The classroom portion, as I mentioned earlier, was done outdoors at a table under a big tree, both of which are still there today.
I can’t start to detail what my mentor taught me under that tree way back then, and I still learn, to this day, under the same tree. I guess I am a slow learner as my apprenticeship continues, 20 years later.
I made the cut and my mentor sold me a hawk, a male Harris hawk. Hatched that summer, about 4 months old. Conversations were had about building a chamber, more on that later, I had most of the equipment required, again later. My mentor said, “come down tomorrow and get your bird”.
Easy right? I did not have a real grasp on what to expect when I got there but I could not have thought up what was to ensue. Let us go get your hawk says my mentor. From where says I. Out of the chamber says he. New word, chamber. A chamber is where BOP are kept, more details later.
2 adult birds, 4 youngsters, in a chamber with 8 sides and 4 feet per side. A net in one hand and a glove on the other, in walks my mentor into this chamber. I am watching through a crack in the door and seeing birds flying everywhere. The youngsters have never seen a person before, the adults are upset as they see a threat to their young. A male was netted and removed without anyone getting hurt.
Some may ask “how did your mentor know it was a male”. Later.
So now we have a hawk in our hands with no way to control it and normally they are unhappy. The bird is casted, not like when you break an arm but in this sense held by the ankles in your chest while someone puts on the anklets and jesses, 2 new more words.
Welcome to the third article on falconry. In the previous article a male Harris hawk was removed from the chamber, age 16 weeks or so and equipment was installed, anklets and jesses. More details on equipment later as it is an article by itself.
So, you have your first BOP, it might be standing on the glove or hanging upside down. Depends on the species of bird and the nature of that bird, and the weight on what it is going to do after the equipment is installed. I have some that stand on the glove straight away like it was normal, where others cannot try to get away fast enough. This is not a dog, kitten or budgie.
You will need to transport your bird home to its new chamber/mews, new words, later. There are a couple of ways to transport BOP, depends on the species and how it was raised and which one you will use.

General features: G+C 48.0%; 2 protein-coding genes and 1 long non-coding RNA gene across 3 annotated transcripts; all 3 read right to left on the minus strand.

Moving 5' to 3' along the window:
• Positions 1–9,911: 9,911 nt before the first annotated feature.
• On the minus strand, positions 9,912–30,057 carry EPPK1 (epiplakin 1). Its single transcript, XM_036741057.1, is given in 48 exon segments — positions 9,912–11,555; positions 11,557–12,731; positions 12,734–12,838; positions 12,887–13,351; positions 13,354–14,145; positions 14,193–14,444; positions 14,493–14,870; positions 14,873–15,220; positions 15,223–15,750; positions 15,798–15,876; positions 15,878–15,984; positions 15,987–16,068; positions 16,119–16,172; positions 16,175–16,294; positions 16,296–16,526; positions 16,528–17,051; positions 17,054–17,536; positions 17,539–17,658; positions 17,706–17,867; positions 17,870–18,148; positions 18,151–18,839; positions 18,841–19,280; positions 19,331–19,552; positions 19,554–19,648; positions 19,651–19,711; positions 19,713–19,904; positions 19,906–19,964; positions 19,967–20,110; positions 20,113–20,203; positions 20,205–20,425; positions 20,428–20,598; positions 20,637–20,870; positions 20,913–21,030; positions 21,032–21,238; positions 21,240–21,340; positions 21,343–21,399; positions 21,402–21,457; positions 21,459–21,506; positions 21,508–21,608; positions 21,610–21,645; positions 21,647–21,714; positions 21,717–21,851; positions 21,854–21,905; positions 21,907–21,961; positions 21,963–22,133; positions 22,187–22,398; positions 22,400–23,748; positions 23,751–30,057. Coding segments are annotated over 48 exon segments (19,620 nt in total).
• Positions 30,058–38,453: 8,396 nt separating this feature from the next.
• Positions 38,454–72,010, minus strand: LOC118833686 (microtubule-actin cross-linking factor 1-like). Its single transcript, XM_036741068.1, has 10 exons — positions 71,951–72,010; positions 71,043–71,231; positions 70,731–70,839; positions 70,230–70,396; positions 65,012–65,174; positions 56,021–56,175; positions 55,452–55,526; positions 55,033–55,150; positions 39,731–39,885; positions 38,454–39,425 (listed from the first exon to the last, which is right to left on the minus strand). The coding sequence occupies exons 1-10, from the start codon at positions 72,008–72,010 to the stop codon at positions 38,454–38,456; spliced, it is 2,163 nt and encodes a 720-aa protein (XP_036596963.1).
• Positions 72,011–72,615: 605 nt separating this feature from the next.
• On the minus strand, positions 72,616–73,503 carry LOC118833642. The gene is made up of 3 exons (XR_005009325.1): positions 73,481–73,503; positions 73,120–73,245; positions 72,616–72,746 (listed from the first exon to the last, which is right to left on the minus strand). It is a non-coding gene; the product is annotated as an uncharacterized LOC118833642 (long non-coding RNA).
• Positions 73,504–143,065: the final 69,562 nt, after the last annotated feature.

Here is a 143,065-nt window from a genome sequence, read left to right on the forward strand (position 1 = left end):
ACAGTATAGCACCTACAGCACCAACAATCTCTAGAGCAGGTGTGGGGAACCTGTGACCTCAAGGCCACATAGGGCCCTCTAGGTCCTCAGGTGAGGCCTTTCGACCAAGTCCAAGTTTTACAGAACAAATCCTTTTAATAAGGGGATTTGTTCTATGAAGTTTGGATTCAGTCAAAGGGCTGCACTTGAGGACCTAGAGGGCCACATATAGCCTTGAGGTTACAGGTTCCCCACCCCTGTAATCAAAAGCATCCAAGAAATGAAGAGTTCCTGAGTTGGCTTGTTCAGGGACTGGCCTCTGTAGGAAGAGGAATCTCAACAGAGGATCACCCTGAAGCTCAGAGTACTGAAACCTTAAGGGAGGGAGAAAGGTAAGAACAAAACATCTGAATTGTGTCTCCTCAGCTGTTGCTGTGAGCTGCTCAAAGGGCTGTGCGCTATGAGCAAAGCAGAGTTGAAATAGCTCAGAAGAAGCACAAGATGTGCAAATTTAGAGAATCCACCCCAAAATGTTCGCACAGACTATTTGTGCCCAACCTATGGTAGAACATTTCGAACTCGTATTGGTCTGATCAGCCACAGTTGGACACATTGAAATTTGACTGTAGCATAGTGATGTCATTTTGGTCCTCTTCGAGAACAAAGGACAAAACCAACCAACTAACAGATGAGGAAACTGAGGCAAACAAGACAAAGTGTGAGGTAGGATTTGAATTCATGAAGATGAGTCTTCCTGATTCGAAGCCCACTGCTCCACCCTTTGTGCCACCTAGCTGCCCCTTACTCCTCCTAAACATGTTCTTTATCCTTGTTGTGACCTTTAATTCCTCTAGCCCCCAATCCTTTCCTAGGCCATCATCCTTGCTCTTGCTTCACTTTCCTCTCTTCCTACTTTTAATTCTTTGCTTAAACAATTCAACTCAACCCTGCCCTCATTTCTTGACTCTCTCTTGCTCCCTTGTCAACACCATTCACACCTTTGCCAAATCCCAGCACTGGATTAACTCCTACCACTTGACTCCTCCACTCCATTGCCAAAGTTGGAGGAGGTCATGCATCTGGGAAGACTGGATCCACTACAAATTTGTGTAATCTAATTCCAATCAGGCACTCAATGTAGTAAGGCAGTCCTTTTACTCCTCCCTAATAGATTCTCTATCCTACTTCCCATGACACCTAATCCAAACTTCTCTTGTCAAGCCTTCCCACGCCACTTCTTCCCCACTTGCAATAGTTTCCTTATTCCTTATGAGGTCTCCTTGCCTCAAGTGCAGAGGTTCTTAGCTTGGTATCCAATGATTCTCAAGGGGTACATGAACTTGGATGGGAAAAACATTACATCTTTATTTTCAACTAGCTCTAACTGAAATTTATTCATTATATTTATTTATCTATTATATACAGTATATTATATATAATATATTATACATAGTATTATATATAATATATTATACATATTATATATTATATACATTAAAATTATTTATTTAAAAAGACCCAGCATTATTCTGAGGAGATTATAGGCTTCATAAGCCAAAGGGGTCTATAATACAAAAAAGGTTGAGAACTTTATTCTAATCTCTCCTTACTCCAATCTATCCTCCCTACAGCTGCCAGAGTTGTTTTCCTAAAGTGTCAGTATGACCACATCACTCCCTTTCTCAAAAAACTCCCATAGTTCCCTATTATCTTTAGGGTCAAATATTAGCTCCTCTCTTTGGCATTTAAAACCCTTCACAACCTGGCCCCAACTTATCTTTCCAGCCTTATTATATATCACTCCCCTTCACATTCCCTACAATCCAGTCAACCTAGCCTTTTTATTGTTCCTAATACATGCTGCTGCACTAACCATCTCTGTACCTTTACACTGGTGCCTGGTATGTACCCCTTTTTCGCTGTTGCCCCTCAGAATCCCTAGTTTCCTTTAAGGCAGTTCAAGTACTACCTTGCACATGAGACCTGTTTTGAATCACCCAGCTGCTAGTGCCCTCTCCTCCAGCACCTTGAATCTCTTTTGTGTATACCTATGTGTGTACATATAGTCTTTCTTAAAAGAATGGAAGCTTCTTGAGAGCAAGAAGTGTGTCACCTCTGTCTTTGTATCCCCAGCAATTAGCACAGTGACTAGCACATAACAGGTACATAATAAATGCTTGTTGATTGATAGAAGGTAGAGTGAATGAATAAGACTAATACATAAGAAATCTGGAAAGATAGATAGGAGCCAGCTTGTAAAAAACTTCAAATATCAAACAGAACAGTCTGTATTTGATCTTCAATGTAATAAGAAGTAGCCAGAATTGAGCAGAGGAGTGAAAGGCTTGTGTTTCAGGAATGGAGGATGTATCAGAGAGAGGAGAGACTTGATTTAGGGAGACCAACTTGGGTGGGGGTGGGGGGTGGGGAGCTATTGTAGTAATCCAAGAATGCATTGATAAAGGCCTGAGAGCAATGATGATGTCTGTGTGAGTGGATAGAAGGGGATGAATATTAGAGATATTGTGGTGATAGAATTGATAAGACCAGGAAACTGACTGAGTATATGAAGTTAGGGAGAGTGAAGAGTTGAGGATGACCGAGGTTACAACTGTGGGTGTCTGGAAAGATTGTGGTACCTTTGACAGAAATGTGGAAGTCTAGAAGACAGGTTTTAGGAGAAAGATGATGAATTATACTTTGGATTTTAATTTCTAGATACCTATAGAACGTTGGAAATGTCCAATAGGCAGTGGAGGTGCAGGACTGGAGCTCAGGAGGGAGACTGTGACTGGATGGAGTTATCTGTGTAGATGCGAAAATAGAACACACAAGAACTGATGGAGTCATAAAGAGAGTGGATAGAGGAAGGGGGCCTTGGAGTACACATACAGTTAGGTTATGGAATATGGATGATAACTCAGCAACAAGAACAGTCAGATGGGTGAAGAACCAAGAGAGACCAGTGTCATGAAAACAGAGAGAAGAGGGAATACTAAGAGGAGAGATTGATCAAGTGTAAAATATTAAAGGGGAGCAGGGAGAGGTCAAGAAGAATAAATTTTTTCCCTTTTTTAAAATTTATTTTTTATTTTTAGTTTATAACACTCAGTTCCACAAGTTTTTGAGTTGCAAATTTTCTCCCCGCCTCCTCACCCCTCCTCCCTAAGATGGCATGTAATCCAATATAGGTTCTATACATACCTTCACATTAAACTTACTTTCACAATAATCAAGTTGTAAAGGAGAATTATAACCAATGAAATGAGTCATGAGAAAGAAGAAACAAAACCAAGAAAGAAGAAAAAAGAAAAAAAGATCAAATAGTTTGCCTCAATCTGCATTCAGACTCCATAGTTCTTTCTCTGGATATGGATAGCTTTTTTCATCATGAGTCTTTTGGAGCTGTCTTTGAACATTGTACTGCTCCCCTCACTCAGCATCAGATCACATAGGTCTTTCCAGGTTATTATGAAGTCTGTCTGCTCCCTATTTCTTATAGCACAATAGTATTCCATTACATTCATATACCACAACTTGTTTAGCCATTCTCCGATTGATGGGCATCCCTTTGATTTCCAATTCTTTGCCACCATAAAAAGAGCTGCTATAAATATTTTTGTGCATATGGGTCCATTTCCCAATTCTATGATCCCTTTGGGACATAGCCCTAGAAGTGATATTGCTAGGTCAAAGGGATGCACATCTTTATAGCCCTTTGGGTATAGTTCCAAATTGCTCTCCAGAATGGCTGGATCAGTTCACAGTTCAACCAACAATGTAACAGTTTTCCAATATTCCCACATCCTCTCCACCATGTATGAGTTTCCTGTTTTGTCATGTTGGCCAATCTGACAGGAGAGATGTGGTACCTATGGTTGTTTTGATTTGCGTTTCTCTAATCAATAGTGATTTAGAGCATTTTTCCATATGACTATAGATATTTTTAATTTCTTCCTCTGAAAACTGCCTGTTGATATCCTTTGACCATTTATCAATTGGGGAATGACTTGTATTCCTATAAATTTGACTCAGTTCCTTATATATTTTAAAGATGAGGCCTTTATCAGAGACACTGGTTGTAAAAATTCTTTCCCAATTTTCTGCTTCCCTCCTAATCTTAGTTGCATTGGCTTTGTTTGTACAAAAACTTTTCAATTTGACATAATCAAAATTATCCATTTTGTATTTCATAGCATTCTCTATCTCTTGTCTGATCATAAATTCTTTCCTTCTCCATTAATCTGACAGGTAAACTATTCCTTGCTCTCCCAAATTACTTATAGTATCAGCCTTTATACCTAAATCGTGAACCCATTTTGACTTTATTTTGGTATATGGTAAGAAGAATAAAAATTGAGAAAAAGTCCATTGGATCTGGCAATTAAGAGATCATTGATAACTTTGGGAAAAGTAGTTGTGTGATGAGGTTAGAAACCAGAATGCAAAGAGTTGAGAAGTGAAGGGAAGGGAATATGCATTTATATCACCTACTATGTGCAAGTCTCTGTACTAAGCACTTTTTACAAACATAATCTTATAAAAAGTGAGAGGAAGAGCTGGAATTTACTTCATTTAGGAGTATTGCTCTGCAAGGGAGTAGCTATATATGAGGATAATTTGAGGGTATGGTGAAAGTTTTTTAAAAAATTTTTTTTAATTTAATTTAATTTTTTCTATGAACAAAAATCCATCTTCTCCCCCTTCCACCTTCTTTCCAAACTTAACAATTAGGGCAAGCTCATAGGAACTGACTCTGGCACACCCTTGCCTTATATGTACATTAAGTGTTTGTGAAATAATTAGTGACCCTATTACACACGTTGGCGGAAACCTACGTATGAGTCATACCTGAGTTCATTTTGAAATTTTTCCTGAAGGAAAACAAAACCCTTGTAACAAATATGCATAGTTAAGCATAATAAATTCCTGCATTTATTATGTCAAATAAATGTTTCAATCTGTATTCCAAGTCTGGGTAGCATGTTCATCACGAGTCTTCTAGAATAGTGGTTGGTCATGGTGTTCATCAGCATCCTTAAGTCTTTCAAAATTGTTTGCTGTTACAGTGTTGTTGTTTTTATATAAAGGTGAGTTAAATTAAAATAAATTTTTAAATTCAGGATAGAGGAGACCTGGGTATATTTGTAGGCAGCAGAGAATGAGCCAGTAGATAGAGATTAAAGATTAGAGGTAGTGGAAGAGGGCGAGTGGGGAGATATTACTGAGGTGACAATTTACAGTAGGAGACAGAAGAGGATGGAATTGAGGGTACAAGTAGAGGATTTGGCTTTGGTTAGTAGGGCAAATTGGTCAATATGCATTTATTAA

A parent reared bird, species dependent will normally do well with transport in a giant hood or box. Not a cardboard box but I have used one in an emergency, but rather a box with a door on the front painted dark inside with holes at the bottom only for ventilation. More detail on a giant hood when we get to equipment.
Some BOP can be hooded, a small leather hood that goes over their head and covers both eyes. Both methods have the same goal, keep the bird calm.
With my first hawk, I used a giant hood. In the box he goes, and we head home. On the way home I had gone over the plan to get the hawk out of the box in my mind a hundred times. Part of the apprenticeship is handling BOP and getting them in and out of giant hood so nothing new there, except they were all trained birds and used to a giant hood not like my guy in the back, two rookies.
Everything was set at home, an indoor perch built, round on the top for the hawk to stand on as hawks stand on branches, water bowl to drink from or bathe in, food in the freezer. Food, what does a hawk eat? Not steak and potatoes unless you want a dead bird.
Dim the lights and open the door to the box, glove on the hand short leash in the right hand. There are usually 3 scenarios that follow, the first is the bird cowers in the corner as it is terrified, second is the bird stands there and you offer up the glove and it steps up onto the glove and the third is the bird becomes a missile out of the box at Mach speed. My guy was the second, he stepped up to the glove.
The manning process has officially begun. You will likely find new muscles as a new bird would like to stand as far away from the falconer as they can, the end of your arm.